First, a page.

4G to kill mobile per-second billing

 

Operators will be forced to offer 'all-you-can-eat' services.

Per-second billing for mobile voice and data will become a thing of the past as operators are forced to deliver all-you-can-eat fixed-price packages, industry experts predicted today.

Joel Stradling, a senior analyst at Current Analysis, told delegates at the NetEvents symposium in Evian today that the industry's move towards next-generation 4G mobile data services would sound the death knell for traditional usage-based billing, despite the fact that it would hit profits hard.

"Mobile operators are not keen on offering always-on single-priced flat-rate services but I think it is inevitable for the future," he said.

Stradling added that voice is likely to remain the "killer application" for mobile services in the future, but that traffic will be delivered as Voice over IP via services such as Skype.

"Voice will carry on as the killer app for IP telephony voice," he said.

Vivek Khuller, founder, president and chief executive at Divitas Networks, added: "The laptop has already converged, and mobile phones are in the process of converging.

"Laptops and cell phones will be pre-equipped with Wi-Fi or WiMax so that part of the device can remain under the control of the enterprise and the users can use cellular if they desire to do so. Voice will continue to be the killer application."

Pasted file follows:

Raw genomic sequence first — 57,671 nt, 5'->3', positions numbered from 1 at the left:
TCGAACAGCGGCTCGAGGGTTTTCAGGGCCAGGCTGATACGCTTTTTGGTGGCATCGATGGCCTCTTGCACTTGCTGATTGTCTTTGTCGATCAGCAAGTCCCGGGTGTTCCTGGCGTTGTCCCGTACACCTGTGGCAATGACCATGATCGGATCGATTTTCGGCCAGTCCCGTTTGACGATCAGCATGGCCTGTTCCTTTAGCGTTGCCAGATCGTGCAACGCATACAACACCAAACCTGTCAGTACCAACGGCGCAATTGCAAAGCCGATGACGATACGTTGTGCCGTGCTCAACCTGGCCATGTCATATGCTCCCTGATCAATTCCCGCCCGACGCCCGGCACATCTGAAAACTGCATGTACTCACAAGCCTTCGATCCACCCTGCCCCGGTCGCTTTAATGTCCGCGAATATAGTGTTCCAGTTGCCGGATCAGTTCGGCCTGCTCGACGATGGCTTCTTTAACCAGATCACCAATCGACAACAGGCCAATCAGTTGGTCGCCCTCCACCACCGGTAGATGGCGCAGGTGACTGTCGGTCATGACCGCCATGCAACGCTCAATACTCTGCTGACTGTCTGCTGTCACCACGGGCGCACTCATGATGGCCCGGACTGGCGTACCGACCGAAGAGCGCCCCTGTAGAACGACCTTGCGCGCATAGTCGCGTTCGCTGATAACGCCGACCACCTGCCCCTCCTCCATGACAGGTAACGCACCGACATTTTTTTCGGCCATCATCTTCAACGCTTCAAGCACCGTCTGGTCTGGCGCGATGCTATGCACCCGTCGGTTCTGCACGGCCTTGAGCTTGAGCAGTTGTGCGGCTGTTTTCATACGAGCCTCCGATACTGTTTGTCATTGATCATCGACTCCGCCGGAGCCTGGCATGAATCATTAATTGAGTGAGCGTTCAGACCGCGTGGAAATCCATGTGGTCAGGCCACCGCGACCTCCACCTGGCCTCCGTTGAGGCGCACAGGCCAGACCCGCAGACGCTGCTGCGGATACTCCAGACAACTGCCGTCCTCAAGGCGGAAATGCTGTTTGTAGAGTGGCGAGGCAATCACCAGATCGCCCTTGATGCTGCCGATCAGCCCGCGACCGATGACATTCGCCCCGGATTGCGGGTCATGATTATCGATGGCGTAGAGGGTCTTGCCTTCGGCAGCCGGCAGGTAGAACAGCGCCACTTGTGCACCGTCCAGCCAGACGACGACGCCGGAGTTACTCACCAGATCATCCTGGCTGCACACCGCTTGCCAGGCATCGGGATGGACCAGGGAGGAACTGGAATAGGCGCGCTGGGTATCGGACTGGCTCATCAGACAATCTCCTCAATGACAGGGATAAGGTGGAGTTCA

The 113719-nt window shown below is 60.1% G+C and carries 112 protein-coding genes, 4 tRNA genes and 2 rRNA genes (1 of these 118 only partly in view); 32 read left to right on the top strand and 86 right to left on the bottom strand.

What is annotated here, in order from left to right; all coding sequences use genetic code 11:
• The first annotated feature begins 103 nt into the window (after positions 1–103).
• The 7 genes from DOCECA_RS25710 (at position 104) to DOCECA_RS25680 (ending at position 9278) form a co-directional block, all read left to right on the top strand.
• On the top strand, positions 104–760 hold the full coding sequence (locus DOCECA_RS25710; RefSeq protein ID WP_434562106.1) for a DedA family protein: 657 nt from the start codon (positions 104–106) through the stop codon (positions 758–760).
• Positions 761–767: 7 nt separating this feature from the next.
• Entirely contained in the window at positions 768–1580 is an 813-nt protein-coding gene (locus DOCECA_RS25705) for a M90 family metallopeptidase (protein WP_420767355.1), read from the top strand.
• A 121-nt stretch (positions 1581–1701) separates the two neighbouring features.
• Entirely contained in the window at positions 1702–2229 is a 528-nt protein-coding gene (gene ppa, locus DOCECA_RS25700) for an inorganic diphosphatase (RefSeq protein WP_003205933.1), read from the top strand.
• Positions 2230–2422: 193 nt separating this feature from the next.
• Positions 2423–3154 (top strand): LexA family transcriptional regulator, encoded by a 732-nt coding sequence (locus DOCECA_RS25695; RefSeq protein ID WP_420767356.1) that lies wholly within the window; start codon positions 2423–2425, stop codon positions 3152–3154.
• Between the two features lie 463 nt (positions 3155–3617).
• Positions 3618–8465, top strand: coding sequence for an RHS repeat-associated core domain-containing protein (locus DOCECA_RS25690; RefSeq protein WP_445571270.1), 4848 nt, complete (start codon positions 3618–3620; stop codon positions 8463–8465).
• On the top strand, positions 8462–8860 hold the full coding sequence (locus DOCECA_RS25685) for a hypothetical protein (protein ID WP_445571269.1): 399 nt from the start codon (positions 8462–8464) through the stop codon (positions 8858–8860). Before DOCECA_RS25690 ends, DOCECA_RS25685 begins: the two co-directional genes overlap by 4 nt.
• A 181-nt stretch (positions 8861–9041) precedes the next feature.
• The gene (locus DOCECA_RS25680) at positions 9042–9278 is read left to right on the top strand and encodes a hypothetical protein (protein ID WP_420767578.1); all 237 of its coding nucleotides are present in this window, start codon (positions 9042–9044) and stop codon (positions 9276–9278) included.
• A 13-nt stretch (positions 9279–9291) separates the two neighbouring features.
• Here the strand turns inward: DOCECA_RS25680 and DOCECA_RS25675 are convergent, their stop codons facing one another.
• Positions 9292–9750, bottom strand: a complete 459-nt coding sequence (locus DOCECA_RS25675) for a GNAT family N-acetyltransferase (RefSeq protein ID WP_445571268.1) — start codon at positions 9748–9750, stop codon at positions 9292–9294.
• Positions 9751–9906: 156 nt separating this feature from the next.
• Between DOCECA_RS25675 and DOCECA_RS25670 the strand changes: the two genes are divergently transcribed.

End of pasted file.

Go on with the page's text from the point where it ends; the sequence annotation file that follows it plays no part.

However, Stradling warned that usage profiles would change markedly with the move to 4G, creating serious challenges for mobile operators.

The analyst predicted that the volume of bandwidth required for the delivery of mobile services will ramp up exponentially as the industry moves to al ways-on pricing as users will leave VoIP connections open indefinitely.

This view was endorsed by Rob Bamforth, principal analyst at Quocirca, who observed that younger users of mobile services are increasingly embracing an "open mike" culture.

"Communication is becoming less of an event as we move to an always-on, always-connected world where communications channels are constant," he said. " The open mike culture will continue to grow."

Copyright ©v3.co.uk


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